Jones, Elwyn (1973) The concept of the ΘEIOΣ ‘ANHP in the Greco-Roman world with special reference to the first two centuries A.D. Doctoral thesis, Durham University.
The origin of the concept of "godlike man" in Graeco-Roman civilization may be traced back to mythological accounts of sons of gods. Later the shaman-like figures of archaic Greece possess an other-worldliness which was clearly perceptible in an age of superstition and intense religiosity. Earliest representatives of the type for which sufficiently detailed evidence can be pieced together are Pythagoras and Empedocles. Socrates, whose enigmatic life has to be seen against the background of a more rational age, also possessed a "daemonic" personality. A variation of the concept occurs in ruler-cult. Alexander the Great, who emulated demi-gods, was worshipped by virtue of his own omnipotence. His controversial personality was open to the double interpretation of megalomania and the pursuit of a divine mission. There was. little religious significance in the worship of later rulers except possibly for Augustus, The divine king is discussed in philosophical thought from Xenophon and Plato down to the Stoics and Cynics of the imperial age. But it is in the light of the revival of religious Pythagorism that the later category, as portrayed by Philostratus, may best be viewed. Hence the thesis is chiefly concerned with Apollonius of Tyana and the literary and historical context of the age in which both he and his biographer lived. Striking parallels are afforded by Lucian, and a similar literary category may be seen in Jewish and popular Christian writings. A detailed study of the Graeco-Roman concept, it is hoped, may provide a background for current Christological discussion as well as throw light on the history of religious ideas in the ancient world.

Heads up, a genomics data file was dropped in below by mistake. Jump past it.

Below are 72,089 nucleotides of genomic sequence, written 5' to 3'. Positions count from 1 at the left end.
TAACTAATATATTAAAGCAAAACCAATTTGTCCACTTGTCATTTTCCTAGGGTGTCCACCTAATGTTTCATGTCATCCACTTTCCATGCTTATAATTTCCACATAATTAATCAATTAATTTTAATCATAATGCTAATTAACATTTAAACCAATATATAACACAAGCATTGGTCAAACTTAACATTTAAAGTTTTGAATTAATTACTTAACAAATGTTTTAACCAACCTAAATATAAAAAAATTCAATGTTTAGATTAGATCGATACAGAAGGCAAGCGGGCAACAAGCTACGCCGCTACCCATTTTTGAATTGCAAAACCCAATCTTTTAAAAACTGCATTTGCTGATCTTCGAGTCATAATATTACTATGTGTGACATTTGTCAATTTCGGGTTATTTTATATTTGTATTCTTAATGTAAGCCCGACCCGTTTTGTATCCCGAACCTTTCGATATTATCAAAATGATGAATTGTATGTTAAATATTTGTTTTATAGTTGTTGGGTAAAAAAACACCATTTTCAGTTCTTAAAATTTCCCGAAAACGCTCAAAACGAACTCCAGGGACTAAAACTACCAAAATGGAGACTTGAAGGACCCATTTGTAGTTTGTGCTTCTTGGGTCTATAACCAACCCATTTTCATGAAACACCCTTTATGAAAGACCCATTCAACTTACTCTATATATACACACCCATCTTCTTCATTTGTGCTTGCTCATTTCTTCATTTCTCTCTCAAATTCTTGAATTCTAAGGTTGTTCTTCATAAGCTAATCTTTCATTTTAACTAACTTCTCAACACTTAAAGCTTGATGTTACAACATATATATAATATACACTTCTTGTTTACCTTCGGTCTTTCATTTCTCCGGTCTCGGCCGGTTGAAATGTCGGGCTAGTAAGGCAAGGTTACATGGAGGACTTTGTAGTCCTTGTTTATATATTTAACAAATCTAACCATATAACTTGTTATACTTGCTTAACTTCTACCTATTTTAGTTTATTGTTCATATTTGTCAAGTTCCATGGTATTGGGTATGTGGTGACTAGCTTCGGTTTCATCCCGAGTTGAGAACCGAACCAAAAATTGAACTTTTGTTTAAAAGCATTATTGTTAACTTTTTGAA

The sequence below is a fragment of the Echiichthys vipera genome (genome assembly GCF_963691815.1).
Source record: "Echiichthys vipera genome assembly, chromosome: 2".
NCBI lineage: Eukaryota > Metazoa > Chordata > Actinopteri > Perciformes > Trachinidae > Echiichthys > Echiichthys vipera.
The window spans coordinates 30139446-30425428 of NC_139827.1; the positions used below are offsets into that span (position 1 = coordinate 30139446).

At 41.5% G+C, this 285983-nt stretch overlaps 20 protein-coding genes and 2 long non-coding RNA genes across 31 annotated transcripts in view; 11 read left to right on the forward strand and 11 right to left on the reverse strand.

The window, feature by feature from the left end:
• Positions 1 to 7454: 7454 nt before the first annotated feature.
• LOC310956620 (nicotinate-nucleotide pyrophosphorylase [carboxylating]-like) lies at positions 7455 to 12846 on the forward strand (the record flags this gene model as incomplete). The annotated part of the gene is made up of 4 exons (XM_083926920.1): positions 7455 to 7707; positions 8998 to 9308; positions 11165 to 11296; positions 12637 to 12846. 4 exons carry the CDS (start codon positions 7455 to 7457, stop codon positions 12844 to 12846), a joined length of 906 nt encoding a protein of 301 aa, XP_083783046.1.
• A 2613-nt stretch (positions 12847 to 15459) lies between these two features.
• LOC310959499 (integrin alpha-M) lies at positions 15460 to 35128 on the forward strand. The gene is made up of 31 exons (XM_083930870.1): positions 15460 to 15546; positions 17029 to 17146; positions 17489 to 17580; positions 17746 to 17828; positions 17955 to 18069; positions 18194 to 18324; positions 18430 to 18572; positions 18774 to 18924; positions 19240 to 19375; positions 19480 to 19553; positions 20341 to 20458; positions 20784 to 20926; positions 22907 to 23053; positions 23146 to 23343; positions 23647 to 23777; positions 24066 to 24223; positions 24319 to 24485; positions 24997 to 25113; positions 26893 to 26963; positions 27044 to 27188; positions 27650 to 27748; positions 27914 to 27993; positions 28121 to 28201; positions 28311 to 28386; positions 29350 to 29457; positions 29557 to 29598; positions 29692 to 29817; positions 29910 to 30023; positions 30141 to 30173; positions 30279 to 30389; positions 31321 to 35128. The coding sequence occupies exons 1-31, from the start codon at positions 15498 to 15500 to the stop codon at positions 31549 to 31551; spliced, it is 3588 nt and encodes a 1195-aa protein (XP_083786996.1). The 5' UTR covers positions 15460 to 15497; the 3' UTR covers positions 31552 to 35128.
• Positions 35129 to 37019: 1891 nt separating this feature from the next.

|Item Type:||Thesis (Doctoral)|
|Award:||Doctor of Philosophy|
|Copyright:||Copyright of this thesis is held by the author|
|Deposited On:||18 Sep 2013 09:31|